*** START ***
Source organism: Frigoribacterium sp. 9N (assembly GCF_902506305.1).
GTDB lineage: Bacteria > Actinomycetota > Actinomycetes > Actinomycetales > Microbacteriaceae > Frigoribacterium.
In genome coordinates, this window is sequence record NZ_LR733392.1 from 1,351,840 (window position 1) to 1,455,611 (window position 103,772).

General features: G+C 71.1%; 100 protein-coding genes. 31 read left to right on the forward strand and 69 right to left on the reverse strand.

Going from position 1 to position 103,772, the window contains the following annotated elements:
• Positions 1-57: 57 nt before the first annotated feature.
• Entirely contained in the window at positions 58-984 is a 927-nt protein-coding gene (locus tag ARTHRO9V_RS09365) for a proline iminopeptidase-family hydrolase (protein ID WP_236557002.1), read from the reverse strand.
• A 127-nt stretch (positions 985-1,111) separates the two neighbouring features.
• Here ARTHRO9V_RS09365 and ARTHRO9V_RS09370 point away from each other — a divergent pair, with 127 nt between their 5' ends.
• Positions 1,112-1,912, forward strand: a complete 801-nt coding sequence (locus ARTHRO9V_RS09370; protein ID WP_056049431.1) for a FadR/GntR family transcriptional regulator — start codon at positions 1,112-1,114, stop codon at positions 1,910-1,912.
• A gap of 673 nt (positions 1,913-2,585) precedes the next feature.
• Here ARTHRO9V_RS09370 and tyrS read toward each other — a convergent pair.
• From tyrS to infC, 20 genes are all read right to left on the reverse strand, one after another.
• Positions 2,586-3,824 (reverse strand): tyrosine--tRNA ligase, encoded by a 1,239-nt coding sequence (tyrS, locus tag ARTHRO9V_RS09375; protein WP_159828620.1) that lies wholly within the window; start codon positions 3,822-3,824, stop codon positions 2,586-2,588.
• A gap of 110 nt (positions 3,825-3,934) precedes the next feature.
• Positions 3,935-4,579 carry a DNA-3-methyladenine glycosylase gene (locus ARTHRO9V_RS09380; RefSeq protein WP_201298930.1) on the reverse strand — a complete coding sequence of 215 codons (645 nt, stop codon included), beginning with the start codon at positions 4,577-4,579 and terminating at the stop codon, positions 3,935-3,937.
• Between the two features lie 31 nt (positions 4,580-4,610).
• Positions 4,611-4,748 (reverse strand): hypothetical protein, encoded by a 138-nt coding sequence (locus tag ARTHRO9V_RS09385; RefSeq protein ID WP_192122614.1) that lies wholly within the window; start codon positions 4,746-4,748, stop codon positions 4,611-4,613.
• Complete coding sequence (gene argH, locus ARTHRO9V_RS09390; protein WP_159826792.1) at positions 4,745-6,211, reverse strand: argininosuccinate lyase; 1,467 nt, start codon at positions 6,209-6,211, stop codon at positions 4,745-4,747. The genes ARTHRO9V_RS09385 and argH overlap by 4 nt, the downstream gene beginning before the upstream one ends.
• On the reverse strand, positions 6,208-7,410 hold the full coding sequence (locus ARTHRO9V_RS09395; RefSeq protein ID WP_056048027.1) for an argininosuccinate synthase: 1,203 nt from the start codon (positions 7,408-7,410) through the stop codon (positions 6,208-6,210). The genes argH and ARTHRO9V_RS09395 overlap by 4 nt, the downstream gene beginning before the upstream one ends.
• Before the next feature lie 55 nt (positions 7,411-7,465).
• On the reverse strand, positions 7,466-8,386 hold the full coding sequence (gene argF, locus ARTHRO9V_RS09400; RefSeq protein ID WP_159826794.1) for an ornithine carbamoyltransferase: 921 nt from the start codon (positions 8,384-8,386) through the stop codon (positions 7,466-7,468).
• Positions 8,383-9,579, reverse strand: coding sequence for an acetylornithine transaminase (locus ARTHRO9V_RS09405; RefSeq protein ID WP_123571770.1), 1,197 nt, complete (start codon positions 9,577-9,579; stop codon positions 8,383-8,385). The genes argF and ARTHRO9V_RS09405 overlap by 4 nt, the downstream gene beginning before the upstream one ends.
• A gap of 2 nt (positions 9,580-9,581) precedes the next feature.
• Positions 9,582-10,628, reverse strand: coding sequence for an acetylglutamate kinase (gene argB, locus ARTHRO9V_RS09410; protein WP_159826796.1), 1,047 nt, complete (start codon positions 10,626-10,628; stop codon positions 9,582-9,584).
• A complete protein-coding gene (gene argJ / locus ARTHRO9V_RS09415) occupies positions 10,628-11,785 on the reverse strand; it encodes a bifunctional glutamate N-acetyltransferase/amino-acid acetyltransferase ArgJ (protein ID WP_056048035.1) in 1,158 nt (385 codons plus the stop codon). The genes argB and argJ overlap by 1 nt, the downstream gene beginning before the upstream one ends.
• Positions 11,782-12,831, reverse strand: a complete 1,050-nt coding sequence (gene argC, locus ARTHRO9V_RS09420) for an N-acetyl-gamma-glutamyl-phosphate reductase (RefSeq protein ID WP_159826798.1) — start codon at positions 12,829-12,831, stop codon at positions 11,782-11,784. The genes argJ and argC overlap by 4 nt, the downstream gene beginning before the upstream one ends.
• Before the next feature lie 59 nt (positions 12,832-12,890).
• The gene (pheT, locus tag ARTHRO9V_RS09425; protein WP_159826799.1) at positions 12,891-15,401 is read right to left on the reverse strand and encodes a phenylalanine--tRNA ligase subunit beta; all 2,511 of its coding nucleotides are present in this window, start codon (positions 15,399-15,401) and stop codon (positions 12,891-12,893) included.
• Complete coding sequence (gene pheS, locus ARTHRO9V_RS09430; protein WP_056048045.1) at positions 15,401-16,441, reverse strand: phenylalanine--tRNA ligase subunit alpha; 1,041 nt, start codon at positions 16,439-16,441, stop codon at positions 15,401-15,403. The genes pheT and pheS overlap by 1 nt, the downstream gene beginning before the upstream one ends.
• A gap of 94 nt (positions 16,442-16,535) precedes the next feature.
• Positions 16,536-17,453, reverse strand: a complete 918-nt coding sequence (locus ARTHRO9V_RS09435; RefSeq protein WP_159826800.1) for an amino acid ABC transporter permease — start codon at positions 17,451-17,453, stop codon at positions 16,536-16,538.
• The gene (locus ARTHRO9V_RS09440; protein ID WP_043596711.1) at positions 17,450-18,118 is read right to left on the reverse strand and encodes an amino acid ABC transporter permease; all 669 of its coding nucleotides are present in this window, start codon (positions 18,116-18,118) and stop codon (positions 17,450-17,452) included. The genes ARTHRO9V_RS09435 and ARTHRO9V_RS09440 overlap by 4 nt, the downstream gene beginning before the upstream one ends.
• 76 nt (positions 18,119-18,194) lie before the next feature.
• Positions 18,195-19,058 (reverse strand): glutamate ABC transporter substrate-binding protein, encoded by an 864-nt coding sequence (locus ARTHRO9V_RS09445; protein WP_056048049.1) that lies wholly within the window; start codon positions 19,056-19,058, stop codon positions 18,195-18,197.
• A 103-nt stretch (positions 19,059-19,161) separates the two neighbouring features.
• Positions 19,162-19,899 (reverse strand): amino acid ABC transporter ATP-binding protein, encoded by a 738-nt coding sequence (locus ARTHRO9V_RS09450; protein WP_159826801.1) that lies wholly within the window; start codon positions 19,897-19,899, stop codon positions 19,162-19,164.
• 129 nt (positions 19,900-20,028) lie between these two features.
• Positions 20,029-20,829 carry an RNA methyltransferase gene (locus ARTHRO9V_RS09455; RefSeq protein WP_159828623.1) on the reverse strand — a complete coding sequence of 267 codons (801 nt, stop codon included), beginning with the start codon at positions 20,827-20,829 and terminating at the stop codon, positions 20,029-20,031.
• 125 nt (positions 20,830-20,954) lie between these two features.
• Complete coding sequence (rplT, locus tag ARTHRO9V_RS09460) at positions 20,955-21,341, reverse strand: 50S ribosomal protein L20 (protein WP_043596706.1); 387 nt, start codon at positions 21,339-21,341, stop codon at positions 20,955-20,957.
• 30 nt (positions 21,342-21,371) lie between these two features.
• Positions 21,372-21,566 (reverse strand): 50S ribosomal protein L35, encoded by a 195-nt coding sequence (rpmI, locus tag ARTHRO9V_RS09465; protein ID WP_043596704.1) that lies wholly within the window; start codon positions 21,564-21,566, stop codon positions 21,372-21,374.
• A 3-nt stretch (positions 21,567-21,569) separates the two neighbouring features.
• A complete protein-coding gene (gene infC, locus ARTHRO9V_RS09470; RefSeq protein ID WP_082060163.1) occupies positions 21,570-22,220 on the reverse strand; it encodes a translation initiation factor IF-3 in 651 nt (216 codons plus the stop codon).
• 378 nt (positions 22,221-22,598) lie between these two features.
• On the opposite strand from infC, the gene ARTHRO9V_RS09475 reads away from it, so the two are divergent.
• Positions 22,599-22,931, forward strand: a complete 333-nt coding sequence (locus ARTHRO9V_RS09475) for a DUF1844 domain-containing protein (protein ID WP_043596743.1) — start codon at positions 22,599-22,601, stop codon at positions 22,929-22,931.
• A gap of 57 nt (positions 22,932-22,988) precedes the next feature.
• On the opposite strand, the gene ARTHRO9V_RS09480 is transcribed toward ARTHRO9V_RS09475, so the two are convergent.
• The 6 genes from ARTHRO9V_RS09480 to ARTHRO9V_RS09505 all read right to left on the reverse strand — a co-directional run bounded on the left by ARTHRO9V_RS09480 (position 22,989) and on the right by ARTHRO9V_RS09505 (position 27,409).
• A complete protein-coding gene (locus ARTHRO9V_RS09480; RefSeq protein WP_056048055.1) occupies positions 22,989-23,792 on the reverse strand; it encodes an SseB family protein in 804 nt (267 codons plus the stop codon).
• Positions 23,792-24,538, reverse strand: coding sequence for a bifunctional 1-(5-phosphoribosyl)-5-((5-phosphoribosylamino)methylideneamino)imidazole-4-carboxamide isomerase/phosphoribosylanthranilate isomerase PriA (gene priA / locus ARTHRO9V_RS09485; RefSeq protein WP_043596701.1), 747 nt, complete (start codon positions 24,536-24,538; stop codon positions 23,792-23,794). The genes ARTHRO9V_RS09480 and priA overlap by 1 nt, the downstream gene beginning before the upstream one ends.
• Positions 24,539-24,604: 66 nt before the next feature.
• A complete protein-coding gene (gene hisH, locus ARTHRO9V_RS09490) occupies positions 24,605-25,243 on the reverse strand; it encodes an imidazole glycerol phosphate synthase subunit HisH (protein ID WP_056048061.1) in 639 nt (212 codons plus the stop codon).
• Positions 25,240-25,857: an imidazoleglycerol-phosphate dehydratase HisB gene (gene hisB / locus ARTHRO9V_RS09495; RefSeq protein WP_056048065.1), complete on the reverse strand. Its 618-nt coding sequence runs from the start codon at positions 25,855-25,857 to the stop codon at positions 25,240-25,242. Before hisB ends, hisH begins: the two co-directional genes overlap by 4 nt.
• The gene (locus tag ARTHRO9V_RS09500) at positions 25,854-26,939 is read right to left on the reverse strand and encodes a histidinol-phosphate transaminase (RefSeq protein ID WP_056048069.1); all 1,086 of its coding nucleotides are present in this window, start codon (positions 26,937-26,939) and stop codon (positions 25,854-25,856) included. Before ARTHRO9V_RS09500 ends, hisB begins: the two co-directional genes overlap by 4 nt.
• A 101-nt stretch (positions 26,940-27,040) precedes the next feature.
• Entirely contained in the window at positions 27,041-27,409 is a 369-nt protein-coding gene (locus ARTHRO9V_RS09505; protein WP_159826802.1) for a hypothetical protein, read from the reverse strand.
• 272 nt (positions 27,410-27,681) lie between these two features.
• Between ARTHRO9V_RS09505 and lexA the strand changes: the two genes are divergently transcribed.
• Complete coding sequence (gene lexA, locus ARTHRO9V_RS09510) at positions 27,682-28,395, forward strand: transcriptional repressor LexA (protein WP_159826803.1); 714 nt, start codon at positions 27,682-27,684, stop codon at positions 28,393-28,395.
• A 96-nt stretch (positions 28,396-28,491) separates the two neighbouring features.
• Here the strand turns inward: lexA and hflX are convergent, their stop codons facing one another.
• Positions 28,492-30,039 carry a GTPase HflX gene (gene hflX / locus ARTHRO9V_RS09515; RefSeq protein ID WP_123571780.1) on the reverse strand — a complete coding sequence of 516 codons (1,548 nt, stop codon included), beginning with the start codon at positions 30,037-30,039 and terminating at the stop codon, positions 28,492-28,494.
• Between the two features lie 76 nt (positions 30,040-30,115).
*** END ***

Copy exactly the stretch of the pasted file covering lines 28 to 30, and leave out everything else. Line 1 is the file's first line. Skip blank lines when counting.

• Before the next feature lie 59 nt (positions 12,832-12,890).
• The gene (pheT, locus tag ARTHRO9V_RS09425; protein WP_159826799.1) at positions 12,891-15,401 is read right to left on the reverse strand and encodes a phenylalanine--tRNA ligase subunit beta; all 2,511 of its coding nucleotides are present in this window, start codon (positions 15,399-15,401) and stop codon (positions 12,891-12,893) included.
• Complete coding sequence (gene pheS, locus ARTHRO9V_RS09430; protein WP_056048045.1) at positions 15,401-16,441, reverse strand: phenylalanine--tRNA ligase subunit alpha; 1,041 nt, start codon at positions 16,439-16,441, stop codon at positions 15,401-15,403. The genes pheT and pheS overlap by 1 nt, the downstream gene beginning before the upstream one ends.